If you want to know about how to extend your lease, that is quite important to understand the terminology – so here is a list of some of the most common expressions used in relation to lease extension – and an explanation of exactly what they mean.
Assignment: the act of granting a lease to the purchaser of a leasehold property.
Counter notice: a freeholder can serve a leaseholder with a counter notice if they are served with a statutory notice by the leaseholder. The counter notice should detail the freeholder’s valuation of the premium. Strict time limits apply so a specialist solicitor will be needed to get this done correctly and on time.
Determination: if a lease ends without simply running down it is determined e.g. the freeholder buys the lease back.
Enfranchisement: this is the process by which leaseholders (in the case of a block of flats) or a leaseholder (in the case of a house) purchases the freehold, thereby acquiring full ownership of the property rather than leasehold. This is often referred to as ‘right to buy’, ‘collective/freehold or leasehold enfranchisement’ or ‘freehold purchase’. Under certain circumstances leaseholders will have the right to compel freeholders to sell the freehold.
Forfeiture: the court can terminate a lease before the end of the specified term if the leaseholder is found to have breached the terms of the lease. This is known as forfeiture and it is the most serious means of sanctioning the leaseholder. Landlords must seek a court order for this. Click here to read more about forfeiture and possession.
Freehold: an unlimited form of ownership. Whoever owns the freehold title will be registered with the Land Registry and this title can be bought and sold.
Freeholder: the person with ownership of the freehold title.
Ground rent: this is a fee which the leaseholder must pay to the freeholder each year. How much is to be paid will be detailed in the lease but could be subject to change at set intervals. Click here to read about ground rent arrears.
Head Landlord: this is a leaseholder who gives another person a lease slightly shorter than his own lease which was granted by the leaseholder. A chain of leaseholders is therefore created.
Lease Extension: the process of lengthening the original terms of the lease. Leaseholders and freeholders can either arrange this informally, or the freeholder can be forced to extend a lease by going through the statutory process [see below].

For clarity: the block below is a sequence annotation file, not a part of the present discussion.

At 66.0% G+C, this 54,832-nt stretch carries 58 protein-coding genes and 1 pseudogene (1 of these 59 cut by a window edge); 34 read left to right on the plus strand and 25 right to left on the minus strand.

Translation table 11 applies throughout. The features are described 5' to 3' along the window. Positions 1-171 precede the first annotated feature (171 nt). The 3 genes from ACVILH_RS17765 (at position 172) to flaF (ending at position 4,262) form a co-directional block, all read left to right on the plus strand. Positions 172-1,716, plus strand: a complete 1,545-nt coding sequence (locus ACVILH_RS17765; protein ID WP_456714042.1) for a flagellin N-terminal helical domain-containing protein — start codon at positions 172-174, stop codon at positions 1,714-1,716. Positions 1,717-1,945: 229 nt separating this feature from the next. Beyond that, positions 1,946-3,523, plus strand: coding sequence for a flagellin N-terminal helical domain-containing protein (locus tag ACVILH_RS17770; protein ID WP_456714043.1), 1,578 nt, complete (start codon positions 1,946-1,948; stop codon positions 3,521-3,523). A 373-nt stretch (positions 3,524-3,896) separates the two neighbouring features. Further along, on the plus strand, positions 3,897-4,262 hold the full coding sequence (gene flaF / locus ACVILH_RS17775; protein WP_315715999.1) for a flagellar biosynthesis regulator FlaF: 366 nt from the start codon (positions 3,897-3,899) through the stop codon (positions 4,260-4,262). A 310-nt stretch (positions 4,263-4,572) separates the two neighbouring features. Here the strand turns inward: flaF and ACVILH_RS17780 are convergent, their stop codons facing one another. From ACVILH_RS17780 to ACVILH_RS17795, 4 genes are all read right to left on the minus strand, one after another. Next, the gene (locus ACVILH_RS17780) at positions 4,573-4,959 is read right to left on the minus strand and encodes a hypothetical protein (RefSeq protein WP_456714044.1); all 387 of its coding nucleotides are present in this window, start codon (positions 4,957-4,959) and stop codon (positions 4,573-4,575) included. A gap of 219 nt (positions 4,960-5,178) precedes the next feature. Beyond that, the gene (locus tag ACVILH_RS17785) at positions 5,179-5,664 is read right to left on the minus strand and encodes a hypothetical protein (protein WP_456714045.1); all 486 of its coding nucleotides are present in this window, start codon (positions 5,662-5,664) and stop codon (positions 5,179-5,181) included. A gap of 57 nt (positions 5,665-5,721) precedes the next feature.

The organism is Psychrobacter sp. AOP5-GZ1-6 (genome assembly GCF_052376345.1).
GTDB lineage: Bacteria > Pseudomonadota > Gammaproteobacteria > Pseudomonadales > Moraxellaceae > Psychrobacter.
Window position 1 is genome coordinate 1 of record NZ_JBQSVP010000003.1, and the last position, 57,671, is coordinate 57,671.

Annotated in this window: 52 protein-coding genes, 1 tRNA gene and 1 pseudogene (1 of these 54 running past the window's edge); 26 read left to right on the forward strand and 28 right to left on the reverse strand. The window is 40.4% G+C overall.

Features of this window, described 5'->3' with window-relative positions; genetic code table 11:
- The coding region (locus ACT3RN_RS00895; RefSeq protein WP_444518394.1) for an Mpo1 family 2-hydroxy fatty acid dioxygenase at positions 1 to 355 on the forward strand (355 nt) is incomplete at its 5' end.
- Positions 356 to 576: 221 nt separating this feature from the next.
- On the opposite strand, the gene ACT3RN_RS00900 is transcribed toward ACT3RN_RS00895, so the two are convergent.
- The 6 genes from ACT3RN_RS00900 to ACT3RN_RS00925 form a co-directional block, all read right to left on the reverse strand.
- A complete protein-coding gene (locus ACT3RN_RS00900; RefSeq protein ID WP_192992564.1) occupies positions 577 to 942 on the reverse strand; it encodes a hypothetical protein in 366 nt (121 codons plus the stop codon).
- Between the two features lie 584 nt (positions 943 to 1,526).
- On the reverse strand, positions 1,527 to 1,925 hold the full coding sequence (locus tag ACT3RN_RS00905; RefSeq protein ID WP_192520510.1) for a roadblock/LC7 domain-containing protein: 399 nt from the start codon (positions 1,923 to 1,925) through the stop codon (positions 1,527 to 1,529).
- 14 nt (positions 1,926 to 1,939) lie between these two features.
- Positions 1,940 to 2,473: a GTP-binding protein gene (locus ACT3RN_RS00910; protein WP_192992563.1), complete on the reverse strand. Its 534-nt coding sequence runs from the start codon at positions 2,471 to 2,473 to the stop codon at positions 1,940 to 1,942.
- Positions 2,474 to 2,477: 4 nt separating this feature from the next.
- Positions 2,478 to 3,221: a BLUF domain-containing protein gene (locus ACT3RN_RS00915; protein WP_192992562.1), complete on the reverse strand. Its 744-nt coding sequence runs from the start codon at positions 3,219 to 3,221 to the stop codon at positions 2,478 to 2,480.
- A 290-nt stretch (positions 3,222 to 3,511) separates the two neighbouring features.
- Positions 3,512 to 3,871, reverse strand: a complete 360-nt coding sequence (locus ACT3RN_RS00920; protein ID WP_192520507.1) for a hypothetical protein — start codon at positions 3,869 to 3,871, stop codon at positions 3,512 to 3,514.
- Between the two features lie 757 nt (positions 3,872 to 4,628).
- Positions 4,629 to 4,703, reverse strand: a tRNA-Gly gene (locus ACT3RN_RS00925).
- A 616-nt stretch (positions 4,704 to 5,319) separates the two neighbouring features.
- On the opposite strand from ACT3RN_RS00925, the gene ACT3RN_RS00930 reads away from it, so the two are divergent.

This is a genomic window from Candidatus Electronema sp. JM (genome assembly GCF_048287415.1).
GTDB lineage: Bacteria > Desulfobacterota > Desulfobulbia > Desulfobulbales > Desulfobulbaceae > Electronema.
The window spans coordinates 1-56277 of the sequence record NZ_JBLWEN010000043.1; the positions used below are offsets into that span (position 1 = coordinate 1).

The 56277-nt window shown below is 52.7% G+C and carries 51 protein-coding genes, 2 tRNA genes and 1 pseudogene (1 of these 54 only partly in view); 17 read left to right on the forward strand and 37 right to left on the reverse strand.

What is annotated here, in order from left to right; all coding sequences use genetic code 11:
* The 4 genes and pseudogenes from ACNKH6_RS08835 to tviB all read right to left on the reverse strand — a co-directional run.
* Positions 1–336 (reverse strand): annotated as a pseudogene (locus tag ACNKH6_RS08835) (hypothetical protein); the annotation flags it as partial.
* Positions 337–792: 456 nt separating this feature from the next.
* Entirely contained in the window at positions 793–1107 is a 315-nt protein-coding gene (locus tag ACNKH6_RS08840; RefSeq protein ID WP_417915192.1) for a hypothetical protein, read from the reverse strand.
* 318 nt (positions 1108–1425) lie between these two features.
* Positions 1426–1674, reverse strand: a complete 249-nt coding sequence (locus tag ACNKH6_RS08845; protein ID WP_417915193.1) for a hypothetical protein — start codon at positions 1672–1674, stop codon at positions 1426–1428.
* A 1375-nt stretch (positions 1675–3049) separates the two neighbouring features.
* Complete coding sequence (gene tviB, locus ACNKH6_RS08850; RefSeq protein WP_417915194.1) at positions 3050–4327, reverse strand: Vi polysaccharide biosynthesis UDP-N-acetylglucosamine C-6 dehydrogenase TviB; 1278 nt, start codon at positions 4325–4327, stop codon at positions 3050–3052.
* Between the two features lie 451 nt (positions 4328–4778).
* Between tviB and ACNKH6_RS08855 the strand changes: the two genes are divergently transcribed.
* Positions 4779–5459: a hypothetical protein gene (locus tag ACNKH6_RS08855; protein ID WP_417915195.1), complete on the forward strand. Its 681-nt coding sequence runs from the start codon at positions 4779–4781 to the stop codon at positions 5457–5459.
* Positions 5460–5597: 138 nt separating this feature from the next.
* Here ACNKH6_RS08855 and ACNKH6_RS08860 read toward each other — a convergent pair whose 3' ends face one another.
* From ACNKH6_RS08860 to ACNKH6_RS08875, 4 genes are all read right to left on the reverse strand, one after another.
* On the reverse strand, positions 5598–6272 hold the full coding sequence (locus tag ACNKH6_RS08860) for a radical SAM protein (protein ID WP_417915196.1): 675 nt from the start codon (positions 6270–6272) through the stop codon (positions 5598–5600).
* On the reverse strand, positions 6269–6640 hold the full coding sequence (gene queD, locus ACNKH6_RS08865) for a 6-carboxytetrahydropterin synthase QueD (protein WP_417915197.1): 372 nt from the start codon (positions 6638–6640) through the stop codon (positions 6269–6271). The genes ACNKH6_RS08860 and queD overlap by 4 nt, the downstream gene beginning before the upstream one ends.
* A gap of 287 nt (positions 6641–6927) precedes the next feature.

Leaseholder: the person with ownership of the leasehold title.
Leasehold Valuation Tribunal: LVTs are panels of three formed of a solicitor, a surveyor and a layman, which act as informal courts set up to resolve disputes. These are often used to settle disputes where a premium for lease extension cannot be agreed between leaseholder and freeholder. The LVT can set a premium and its findings bind both parties (although appeals can be made).
Marriage Value: if a lease runs below 80 years, when it comes to extend a lease, the leaseholder must pay an additional fee to the freeholder known as the Marriage Value. This is because a lease extension will add value to the property and the landlord has a right to 50% of this extra value. It is called a marriage value because when the property value and the longer lease are combined the value is greater than the two as by themselves. It is therefore important to extend the lease before the lease runs down to 80 years. Some landlords will attempt to delay lease extension proceedings so that the lease will run below this mark and they can then charge a marriage fee.
Peppercorn rent: this is a very small or nominal payment which is used to satisfy a contract as in ‘peppercorn rent’.
Premium: this is the fee paid to the freeholder in order to extend a lease of buy the freehold. Surveyors will set this premium taking the terms of the lease and the value of the property into account.
Reversion: property goes back into the hands of the landlord when a lease runs down from its 99 or 125 year term.
Statutory lease extension: an extension given because of the right of the leaseholder to an extension having lived in the property for two years. This right enables eligible leaseholders to demand a leasehold extension from the freeholder. This extension of the lease will be for 90 years at a peppercorn rent.
Statutory notice: this formally details the demand for a statutory lease extension and a proposed premium and is served upon the freeholder by the leaseholder. Once registered with the Land Registry the benefit can be sold with the leasehold title and whoever buys it can continue the lease extension process. A specialist lease extension solicitor will be needed to draw up the notice because of the complicated requirements involved.
Title: this is a clearly stated form of property ownership which is formally registered.
Want to know how to extend a lease? Contact our experts
Whether you are a leaseholder or a freeholder, if you are involved in UK lease extension or enfranchisement proceedings, you will need a specialist solicitor on your side. Our lease extension solicitors have the experience and specialist knowledge you need, so:
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